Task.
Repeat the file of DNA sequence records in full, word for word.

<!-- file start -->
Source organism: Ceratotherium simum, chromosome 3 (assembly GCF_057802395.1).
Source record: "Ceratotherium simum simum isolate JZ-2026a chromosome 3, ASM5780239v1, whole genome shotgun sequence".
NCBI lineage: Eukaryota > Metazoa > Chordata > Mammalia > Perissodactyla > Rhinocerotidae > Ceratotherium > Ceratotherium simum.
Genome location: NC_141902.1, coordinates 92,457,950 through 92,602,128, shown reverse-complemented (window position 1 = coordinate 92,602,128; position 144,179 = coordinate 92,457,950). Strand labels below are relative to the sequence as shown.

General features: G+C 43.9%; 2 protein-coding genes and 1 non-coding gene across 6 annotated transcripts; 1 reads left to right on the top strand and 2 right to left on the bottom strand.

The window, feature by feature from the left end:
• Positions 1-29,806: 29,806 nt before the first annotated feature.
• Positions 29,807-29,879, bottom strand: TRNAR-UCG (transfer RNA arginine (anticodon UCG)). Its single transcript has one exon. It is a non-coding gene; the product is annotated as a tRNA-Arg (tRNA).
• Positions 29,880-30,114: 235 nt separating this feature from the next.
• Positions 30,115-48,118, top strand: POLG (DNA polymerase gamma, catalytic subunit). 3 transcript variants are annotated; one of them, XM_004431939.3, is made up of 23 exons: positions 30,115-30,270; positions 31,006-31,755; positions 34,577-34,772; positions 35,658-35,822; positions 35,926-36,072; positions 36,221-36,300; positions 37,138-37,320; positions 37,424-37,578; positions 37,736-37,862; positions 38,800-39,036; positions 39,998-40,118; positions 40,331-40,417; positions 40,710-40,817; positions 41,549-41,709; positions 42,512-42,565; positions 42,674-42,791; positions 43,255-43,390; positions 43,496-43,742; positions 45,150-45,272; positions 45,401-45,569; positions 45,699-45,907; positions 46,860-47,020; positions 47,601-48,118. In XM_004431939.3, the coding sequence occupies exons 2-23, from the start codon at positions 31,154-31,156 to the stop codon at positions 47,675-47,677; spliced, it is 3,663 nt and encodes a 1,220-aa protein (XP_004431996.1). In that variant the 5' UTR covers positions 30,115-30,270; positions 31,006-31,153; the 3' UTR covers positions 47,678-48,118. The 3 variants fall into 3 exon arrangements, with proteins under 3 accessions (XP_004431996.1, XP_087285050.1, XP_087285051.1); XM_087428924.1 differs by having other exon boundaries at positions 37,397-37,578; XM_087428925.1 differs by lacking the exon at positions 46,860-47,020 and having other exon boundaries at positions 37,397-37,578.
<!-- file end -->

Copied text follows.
Source organism: Ceratotherium simum, chromosome 3 (assembly GCF_057802395.1).
Source record: "Ceratotherium simum simum isolate JZ-2026a chromosome 3, ASM5780239v1, whole genome shotgun sequence".
NCBI lineage: Eukaryota > Metazoa > Chordata > Mammalia > Perissodactyla > Rhinocerotidae > Ceratotherium > Ceratotherium simum.
Genome location: NC_141902.1, coordinates 92,457,950 through 92,602,128, shown reverse-complemented (window position 1 = coordinate 92,602,128; position 144,179 = coordinate 92,457,950). Strand labels below are relative to the sequence as shown.

General features: G+C 43.9%; 2 protein-coding genes and 1 non-coding gene across 6 annotated transcripts; 1 reads left to right on the top strand and 2 right to left on the bottom strand.

The window, feature by feature from the left end:
• Positions 1-29,806: 29,806 nt before the first annotated feature.
• Positions 29,807-29,879, bottom strand: TRNAR-UCG (transfer RNA arginine (anticodon UCG)). Its single transcript has one exon. It is a non-coding gene; the product is annotated as a tRNA-Arg (tRNA).
• Positions 29,880-30,114: 235 nt separating this feature from the next.
• Positions 30,115-48,118, top strand: POLG (DNA polymerase gamma, catalytic subunit). 3 transcript variants are annotated; one of them, XM_004431939.3, is made up of 23 exons: positions 30,115-30,270; positions 31,006-31,755; positions 34,577-34,772; positions 35,658-35,822; positions 35,926-36,072; positions 36,221-36,300; positions 37,138-37,320; positions 37,424-37,578; positions 37,736-37,862; positions 38,800-39,036; positions 39,998-40,118; positions 40,331-40,417; positions 40,710-40,817; positions 41,549-41,709; positions 42,512-42,565; positions 42,674-42,791; positions 43,255-43,390; positions 43,496-43,742; positions 45,150-45,272; positions 45,401-45,569; positions 45,699-45,907; positions 46,860-47,020; positions 47,601-48,118. In XM_004431939.3, the coding sequence occupies exons 2-23, from the start codon at positions 31,154-31,156 to the stop codon at positions 47,675-47,677; spliced, it is 3,663 nt and encodes a 1,220-aa protein (XP_004431996.1). In that variant the 5' UTR covers positions 30,115-30,270; positions 31,006-31,153; the 3' UTR covers positions 47,678-48,118. The 3 variants fall into 3 exon arrangements, with proteins under 3 accessions (XP_004431996.1, XP_087285050.1, XP_087285051.1); XM_087428924.1 differs by having other exon boundaries at positions 37,397-37,578; XM_087428925.1 differs by lacking the exon at positions 46,860-47,020 and having other exon boundaries at positions 37,397-37,578.